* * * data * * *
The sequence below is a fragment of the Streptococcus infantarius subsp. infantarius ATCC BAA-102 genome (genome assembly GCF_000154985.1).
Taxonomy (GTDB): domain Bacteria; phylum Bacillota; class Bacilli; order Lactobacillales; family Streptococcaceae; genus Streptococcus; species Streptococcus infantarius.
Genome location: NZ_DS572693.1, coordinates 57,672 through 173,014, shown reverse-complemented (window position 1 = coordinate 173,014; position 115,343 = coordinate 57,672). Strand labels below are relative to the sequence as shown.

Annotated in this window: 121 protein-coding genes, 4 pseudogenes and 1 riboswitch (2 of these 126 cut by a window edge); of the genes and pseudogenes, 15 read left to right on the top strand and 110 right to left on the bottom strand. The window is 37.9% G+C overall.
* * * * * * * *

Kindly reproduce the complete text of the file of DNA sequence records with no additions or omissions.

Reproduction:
The sequence below is a fragment of the Streptococcus infantarius subsp. infantarius ATCC BAA-102 genome (genome assembly GCF_000154985.1).
Taxonomy (GTDB): domain Bacteria; phylum Bacillota; class Bacilli; order Lactobacillales; family Streptococcaceae; genus Streptococcus; species Streptococcus infantarius.
Genome location: NZ_DS572693.1, coordinates 57,672 through 173,014, shown reverse-complemented (window position 1 = coordinate 173,014; position 115,343 = coordinate 57,672). Strand labels below are relative to the sequence as shown.

Annotated in this window: 121 protein-coding genes, 4 pseudogenes and 1 riboswitch (2 of these 126 cut by a window edge); of the genes and pseudogenes, 15 read left to right on the top strand and 110 right to left on the bottom strand. The window is 37.9% G+C overall.